Q. What causes pain in the extracted tooth area with bone exposure that extends upto ear?

Answered by
Dr. Geethanjali Sadasivam
and medically reviewed by Dr. Vinodhini. J
This is a premium question & answer published on Jan 16, 2020 and last reviewed on: Jan 21, 2020

Hello doctor,

I had a root canal done three months ago on tooth 19. I have not had a crown done yet due to financial reasons. I went to a new dentist for tooth pain in that area and he said he could not help me because the x-rays showed the root canal was not finished. I called my endodontist back and they basically refused to see me back and said they did complete the root canal and the reason they did not fill one of the roots was for post space.

Well, my x-rays have been reviewed by an oral surgeon and another endodontist in the meantime, who have all concluded that the root canal does not look complete, as one of the roots is not filled with the filling material that is used. It was also determined that tooth 18 needed a root canal but was not going to be certain to work and I may end up losing that tooth.

For financial reasons, I opted to have tooth 18 pulled five days ago in hopes of helping the severe tooth, jaw and ear pain that I am having. It did not work. I am still having the pain, and to complicate matters, I now have bone exposure on the tongue side of where my tooth was extracted. I saw the surgeon yesterday and he filed it down. My headaches are ridiculous and of course, I worry the infection is spreading to my head. I have had three recent sinus surgeries and this does not feel the same. I have been on Amoxicillin for over a week now but my tooth pain in 19 has increased since the extraction. Do you have any suggestions?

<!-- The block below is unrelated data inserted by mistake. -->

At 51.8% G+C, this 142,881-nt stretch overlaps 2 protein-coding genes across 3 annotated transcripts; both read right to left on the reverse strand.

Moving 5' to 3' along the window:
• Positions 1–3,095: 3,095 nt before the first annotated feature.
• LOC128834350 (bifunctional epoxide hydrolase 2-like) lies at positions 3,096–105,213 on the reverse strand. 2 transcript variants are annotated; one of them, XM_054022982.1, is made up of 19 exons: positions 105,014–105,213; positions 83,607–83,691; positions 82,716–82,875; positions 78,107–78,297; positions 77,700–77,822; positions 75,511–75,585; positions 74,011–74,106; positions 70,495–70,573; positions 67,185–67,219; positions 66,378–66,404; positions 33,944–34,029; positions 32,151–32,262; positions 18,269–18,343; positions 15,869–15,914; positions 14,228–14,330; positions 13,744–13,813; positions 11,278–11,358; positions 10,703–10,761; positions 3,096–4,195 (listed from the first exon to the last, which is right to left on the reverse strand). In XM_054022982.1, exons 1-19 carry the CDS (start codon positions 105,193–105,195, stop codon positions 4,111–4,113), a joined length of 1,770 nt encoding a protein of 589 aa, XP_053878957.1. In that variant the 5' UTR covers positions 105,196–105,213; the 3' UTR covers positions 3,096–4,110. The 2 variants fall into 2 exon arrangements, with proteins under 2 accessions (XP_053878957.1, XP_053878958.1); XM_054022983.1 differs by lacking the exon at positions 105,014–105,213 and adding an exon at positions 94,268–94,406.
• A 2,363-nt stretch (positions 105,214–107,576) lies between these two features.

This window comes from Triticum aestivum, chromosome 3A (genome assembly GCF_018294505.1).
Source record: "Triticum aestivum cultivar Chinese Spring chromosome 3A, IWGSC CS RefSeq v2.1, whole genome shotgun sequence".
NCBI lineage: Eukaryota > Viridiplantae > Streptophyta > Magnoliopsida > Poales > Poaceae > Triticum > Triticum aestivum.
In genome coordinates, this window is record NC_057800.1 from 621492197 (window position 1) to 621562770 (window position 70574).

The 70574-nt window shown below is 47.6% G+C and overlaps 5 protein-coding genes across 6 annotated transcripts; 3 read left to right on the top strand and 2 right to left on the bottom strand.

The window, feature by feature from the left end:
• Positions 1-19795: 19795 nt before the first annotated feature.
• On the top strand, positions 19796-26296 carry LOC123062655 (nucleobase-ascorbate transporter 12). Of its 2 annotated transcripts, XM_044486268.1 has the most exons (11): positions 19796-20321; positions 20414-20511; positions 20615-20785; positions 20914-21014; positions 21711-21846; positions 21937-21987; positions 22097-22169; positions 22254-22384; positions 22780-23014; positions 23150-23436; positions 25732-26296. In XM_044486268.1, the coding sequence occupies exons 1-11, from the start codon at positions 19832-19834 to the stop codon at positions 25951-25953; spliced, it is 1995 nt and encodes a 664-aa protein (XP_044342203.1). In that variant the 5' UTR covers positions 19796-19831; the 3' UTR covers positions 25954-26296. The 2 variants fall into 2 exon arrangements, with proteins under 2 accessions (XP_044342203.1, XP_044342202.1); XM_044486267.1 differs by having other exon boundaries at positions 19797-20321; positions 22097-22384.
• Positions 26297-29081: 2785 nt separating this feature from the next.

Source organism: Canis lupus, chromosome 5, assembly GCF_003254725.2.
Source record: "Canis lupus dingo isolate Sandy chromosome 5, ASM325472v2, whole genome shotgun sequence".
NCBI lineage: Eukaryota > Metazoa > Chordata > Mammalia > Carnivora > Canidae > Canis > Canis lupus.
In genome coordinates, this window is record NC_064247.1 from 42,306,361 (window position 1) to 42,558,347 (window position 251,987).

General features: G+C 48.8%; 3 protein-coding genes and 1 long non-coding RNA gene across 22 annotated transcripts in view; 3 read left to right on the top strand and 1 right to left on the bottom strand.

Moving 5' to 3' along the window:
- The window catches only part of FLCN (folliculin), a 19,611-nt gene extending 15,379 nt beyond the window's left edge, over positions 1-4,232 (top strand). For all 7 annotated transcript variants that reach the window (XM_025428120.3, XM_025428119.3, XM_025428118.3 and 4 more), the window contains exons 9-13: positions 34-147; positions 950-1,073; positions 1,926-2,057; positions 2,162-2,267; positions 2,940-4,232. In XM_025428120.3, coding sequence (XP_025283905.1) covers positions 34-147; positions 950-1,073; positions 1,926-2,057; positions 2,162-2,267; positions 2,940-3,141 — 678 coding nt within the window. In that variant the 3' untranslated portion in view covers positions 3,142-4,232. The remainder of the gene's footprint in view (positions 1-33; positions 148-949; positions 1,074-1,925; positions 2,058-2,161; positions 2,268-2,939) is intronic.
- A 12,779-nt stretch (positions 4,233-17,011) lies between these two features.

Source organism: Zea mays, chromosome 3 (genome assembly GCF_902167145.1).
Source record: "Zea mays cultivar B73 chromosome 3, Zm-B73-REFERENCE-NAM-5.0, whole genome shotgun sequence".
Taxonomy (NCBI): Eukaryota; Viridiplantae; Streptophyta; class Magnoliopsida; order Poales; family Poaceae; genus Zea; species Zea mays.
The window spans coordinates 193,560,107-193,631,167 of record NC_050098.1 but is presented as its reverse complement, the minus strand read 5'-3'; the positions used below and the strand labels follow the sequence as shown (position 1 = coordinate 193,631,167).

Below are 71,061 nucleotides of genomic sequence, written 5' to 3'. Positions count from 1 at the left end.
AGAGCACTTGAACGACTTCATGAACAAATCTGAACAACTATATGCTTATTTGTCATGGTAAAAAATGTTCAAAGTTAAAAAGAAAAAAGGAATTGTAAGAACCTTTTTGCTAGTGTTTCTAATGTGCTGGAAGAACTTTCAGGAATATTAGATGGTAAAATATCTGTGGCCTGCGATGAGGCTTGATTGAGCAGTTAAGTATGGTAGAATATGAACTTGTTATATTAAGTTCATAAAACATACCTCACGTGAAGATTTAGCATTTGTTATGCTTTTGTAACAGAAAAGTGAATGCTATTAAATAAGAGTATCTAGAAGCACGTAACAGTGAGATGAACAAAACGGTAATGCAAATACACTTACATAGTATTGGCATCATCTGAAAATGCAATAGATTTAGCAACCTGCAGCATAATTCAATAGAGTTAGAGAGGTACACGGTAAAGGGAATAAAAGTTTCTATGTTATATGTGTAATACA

I am currently taking Amoxicillin and Norco.



Welcome to

I have read through your complaint and the relevant details and also saw the x-ray you have attached. (attachment removed to protect patient identity).

Tooth number 19 seems to have a good apical seal in the root fillings. The first dentist was right in saying that there is a space prepared for the post fixture. There is one cusp missing in the tooth, hence the treatment plan was a post and core followed by a crown.

The pain is definitely not because of this root canal treated tooth. The reason behind this is that only poorly cleaned, prepared or poorly filled roots retain the bugs to stay within the roots while deteriorating the tooth and give pain. In your case, the root fillings are excellent. Since you told you are not able to get a crown due to financial reasons at the moment, the treatment plan could have been changed. Maybe at least the post could have been fixed leaving the crown fabrication at the last. In that case, at least the tooth stays stronger for a while and does not break off when you bite hard food.

Next regarding the tooth extracted area, you have mentioned that the bone is exposed. Now I doubt if you have got dry socket (not to be mistaken for infection) due to improper healing of the gums over there. This might be the reason for the severe pain. Secondly, tooth number 20 also has decay on the sides which makes me to advise you to get another x-ray for that tooth. The current x-ray does not show the complete tooth. This particular tooth might also be the reason for pain.

Please do not worry that the infection spreads to the head. There is no such possibility for that right now. Either 18 dry socket or 20 decay has to be addressed to help you get rid of the pain. Continue taking Amoxicillin as prescribed and for pain relief, you can switch to Ibuprofen 400 mg orally eight hourly for two days provided you do not have asthma or gastritis problems. Else continue Norco tablet for two more days.

Hence, I advise you to visit back to the dentist and get done with further checkups as I mentioned above.

Investigations to be done:

Periapical x-ray for tooth number 20 to rule out interproximal caries.

Differential diagnosis:

Pulpitis in 20.

Treatment plan:

Saline irrigation and zinc oxide eugenol dressing for dry socket in 18.

Preventive measures:

Gargle mouth with lukewarm saltwater thrice daily for three days to flush out debris from the gums and in the extracted socket in case it not healed yet.

Regarding follow up:

Follow up after three weeks.

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